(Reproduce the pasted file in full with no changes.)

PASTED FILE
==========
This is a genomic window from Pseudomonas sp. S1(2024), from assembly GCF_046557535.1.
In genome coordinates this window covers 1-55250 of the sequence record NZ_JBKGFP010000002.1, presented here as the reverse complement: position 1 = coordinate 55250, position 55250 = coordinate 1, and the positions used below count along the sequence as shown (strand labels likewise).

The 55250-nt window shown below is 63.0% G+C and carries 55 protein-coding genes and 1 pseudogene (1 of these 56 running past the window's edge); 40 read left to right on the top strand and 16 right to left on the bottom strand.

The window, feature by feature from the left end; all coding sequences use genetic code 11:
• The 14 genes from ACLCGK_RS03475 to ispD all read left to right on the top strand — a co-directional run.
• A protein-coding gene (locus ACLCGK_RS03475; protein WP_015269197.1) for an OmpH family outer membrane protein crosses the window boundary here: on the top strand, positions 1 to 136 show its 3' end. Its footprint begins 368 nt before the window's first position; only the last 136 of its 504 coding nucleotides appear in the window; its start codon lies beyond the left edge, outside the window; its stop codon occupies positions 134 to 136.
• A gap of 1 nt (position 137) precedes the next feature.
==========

This is a genomic window from Pseudomonas sp. S1(2024), from assembly GCF_046557535.1.
In genome coordinates this window covers 1-55250 of the sequence record NZ_JBKGFP010000002.1, presented here as the reverse complement: position 1 = coordinate 55250, position 55250 = coordinate 1, and the positions used below count along the sequence as shown (strand labels likewise).

The 55250-nt window shown below is 63.0% G+C and carries 55 protein-coding genes and 1 pseudogene (1 of these 56 running past the window's edge); 40 read left to right on the top strand and 16 right to left on the bottom strand.

The window, feature by feature from the left end; all coding sequences use genetic code 11:
• The 14 genes from ACLCGK_RS03475 to ispD all read left to right on the top strand — a co-directional run.
• A protein-coding gene (locus ACLCGK_RS03475; protein WP_015269197.1) for an OmpH family outer membrane protein crosses the window boundary here: on the top strand, positions 1 to 136 show its 3' end. Its footprint begins 368 nt before the window's first position; only the last 136 of its 504 coding nucleotides appear in the window; its start codon lies beyond the left edge, outside the window; its stop codon occupies positions 134 to 136.
• A gap of 1 nt (position 137) precedes the next feature.